Wondering

Tyngsboro, MA

#66 Jan 24, 2011
Anthony wrote:
<quoted text>
1. I thought that public sector employees pay taxes as well. Actually they have no bonuses to pay their taxes from.
2. How about their 401K's-oh they don't have those either.
3. Who pay the for the increase in goods when private sector employees get pay raises? Do we hera complaints about that? Once again it is the public sectot bearing the burden.
1. Public sector employees do pay taxes but they pay them with dollars they got from the private sector. Some public sector employees do get bonuses just like some private sector employees do.
2. Many public sector employees have 403b plans. A version of the 401k reserved for government employees. Most people with 401k plans would gladly swap with a public sector retiree getting 80% of their salary.
3. When prices change in the private sector you always have a choice. You can shop anywhere you want to and you never have to buy anything you don't want. With the public sector we are billed for it through our property taxes. We pay for services that are good or bad, we pay for services we don't use. We have no choice. The private sector always allows you to choose what you want and how much you are willing to pay for it. The public sector gets its money from taxes and fees.
Government Workers Greed

Kladno, Czech Republic

#67 Jan 24, 2011
www.reason.org/news/show/public-sector-privat...

Or just Google: Reason Foundataion-comparing-private sector and Government jobs.
Anthony wrote:
<quoted text>
I thought that public sector employees pay taxes as well. Actually they have no bonuses to pay their taxes from. How about their 401K's-oh they don't have those either. Who pay the for the increase in goods when private sector employees get pay raises? Do we hera complaints about that? Once again it is the public sectot bearing the burden.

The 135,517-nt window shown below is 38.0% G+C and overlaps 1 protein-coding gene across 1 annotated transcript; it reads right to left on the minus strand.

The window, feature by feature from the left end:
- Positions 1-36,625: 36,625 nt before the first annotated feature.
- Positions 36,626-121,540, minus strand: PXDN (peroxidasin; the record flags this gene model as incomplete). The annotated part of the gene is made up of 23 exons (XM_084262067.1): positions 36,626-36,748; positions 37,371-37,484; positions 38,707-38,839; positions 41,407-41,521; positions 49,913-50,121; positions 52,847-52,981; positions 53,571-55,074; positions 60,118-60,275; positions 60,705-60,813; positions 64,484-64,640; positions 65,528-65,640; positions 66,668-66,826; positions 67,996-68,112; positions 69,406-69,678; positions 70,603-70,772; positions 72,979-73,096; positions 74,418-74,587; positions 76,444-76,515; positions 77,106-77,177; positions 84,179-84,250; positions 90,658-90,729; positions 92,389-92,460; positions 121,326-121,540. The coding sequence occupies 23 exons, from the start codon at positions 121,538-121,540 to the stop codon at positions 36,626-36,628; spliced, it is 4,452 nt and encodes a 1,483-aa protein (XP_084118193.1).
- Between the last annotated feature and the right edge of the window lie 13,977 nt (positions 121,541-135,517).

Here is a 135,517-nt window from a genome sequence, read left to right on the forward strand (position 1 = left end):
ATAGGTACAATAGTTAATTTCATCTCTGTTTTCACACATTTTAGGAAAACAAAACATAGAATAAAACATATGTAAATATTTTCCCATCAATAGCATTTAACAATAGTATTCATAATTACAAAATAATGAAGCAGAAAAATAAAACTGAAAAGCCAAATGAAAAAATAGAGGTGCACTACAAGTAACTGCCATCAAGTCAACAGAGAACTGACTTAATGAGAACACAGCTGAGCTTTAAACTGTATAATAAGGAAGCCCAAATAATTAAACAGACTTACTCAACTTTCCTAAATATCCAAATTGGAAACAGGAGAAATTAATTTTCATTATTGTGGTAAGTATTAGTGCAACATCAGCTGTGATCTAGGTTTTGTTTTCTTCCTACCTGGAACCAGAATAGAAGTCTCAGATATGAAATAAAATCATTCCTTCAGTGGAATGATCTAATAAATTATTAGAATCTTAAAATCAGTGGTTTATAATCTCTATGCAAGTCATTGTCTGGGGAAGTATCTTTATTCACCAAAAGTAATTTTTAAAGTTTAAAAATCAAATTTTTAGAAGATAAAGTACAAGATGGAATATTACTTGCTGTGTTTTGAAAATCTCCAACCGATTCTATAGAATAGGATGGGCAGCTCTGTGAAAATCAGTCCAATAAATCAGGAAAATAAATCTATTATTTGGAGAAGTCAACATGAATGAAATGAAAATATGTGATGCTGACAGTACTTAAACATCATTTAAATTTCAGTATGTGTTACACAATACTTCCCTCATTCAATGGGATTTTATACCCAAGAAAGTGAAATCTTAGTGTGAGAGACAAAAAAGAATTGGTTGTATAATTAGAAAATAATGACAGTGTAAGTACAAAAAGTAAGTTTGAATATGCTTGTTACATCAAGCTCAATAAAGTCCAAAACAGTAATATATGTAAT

Taxpayer

Chelmsford, MA

#68 Jan 25, 2011
Would someone tell me why the Chelmsford School Committee continues to allow STEP RAISES into the contract. So when they tell you that the Teachers are only gettinng a ???? per year, don't forget to add on the extra 2% to 3% they will receive for STEP RAISES!!! Even while they were negotiating this contract, they were receiving yearly raises base on the STEP RAISE per year. Why don't we have professional negotiators instead of jokers working for us during nogotiations??
provides opportunities

Manchester, NH

#69 Jan 25, 2011
OOOOh I know! Because teachers are hired at about half salary for their first year...(~32000)it takes 13 years for them to reach the standard salary of a teacher. imagine that? The school committee doles out a little more salary each year. It's like you work at a discount in the early years.....100% work for half the pay .... once you reach "maturity" you don't earn anymore unless you are granted a raise. If you want school committee to stop step increases then you will be paying all teachers at maximum salary and they just can't afford to do that.
Wondering

Tyngsboro, MA

#70 Jan 25, 2011
provides opportunities wrote:
OOOOh I know! Because teachers are hired at about half salary for their first year...(~32000)it takes 13 years for them to reach the standard salary of a teacher. imagine that? The school committee doles out a little more salary each year. It's like you work at a discount in the early years.....100% work for half the pay .... once you reach "maturity" you don't earn anymore unless you are granted a raise. If you want school committee to stop step increases then you will be paying all teachers at maximum salary and they just can't afford to do that.
~$32k for a green teacher sounds fair when you throw in all the bennies. The benefits are what's costing, the salaries are fair.
Wondering

Tyngsboro, MA

#71 Jan 25, 2011